Kwe. Hello, everyone.
My name is Paige Isaac. I am Mi'kmaq and I am from Listigouche First Nation.
I want to thank the Standing Committee on the Status of Women for inviting me here to speak. I feel very honoured.
I'm a McGill graduate. I'm a biology major. I started working at the First Peoples' House at McGill University as soon as I finished, and have a new-found passion for education and advancing aboriginal education in this country.
I'll say a little bit about the First Peoples' House and how we contribute to the economic prospects of aboriginal people through education.
We're a part of student services. We're dedicated to providing support for first nations, Inuit, Métis, status and non-status students by establishing a sense of community and a voice for these students who have left their home communities in order to pursue their education. A large part of our student population is women and mothers. We see a lot of the active student population. They're in medicine, law, education, and social work, among other fields. We offer wide-ranging activities. Our staff has actually grown in recent years to help manage this. We do everything from outreach to communities as early as grade school and high school, to families, and to other universities. We support them while they're here, we celebrate them at graduation, and we help with their integration into employment.
I just want to highlight a couple of our really successful outreach programs. This year will see our sixth annual Eagle Spirit High Performance Camp. It runs for a long weekend in May and brings together aboriginal youth ages 13 to 17 from all over the country to come to McGill, spend a weekend here, learn about health careers, amongst others, and find their passion. And there's a lot of focus on sports and physical fitness and overall well-being.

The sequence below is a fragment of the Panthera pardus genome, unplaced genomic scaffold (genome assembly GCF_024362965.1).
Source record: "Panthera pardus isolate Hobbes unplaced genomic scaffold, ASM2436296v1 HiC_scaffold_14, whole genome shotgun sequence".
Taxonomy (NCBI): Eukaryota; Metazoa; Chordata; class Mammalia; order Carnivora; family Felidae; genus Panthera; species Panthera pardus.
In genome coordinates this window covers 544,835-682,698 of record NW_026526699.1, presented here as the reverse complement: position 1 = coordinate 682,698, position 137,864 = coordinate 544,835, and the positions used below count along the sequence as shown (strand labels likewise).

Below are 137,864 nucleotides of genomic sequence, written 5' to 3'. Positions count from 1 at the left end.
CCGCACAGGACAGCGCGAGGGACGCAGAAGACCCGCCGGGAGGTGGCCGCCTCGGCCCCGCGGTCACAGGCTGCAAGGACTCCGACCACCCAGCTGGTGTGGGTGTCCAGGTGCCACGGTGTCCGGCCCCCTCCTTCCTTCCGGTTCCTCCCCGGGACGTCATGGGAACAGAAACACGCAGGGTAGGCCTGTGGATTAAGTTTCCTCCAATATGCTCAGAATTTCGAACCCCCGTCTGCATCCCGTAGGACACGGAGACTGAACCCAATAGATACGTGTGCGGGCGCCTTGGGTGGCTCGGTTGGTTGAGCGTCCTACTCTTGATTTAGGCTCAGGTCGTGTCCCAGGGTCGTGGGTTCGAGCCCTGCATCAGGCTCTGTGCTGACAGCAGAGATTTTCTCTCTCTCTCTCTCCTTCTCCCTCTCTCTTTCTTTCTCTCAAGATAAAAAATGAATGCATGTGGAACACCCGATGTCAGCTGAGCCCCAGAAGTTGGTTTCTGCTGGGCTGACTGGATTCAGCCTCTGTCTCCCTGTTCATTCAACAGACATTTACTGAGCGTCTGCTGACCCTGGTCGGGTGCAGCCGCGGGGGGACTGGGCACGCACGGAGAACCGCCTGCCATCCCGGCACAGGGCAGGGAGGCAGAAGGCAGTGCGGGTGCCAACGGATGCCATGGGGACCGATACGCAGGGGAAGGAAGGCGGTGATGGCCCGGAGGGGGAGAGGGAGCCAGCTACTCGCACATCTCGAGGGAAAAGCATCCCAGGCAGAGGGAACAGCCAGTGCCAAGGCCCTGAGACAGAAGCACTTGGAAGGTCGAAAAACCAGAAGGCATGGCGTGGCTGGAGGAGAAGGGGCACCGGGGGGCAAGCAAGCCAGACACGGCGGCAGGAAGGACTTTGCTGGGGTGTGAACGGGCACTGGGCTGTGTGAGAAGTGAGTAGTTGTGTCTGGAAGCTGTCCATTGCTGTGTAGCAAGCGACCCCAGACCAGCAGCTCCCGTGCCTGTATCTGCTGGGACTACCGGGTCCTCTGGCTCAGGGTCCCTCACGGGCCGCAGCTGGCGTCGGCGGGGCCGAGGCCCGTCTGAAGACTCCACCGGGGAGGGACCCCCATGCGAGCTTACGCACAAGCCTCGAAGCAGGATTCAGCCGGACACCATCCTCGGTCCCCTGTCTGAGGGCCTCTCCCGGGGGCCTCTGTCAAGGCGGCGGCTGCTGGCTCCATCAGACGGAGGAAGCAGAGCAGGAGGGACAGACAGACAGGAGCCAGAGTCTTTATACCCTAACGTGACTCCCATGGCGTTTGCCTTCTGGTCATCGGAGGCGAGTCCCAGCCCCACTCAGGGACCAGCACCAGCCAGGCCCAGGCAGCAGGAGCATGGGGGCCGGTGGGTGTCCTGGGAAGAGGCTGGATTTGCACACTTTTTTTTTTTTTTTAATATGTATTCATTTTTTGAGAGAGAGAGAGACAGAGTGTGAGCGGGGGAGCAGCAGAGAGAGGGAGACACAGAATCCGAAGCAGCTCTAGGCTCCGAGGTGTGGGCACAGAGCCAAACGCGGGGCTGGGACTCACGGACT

We're seeing a lot more campers, actually, apply to McGill. We have our first student completing his first year at university here. He wants to get into sports medicine. So it's a really successful program. We collaborate with many different people, and you can see that in my notes. We also raise awareness in the McGill community about aboriginal history, culture, and identity through various programs.
I'll talk a little bit about the obstacles. The recommendation I would have is for a sustainable and long-term investment, especially to keep some of the new positions we have. They're running on grants and need to be continually renewed. Funding for students—the post-secondary student support program—is not up to par with the cost of living. This program needs to be maintained. I would encourage that it not turn into a loan program, and that the cap be removed and increased. It offers a lot of restrictions. A lot of our students have to be full-time, they sometimes can't take classes in the summer, and it is good for only certain programs. It doesn't actually support transitional programs, which some universities are developing because they see a need, because some K to 12 students are not being qualified to go into university. So it would be really great if some of these programs could be supported.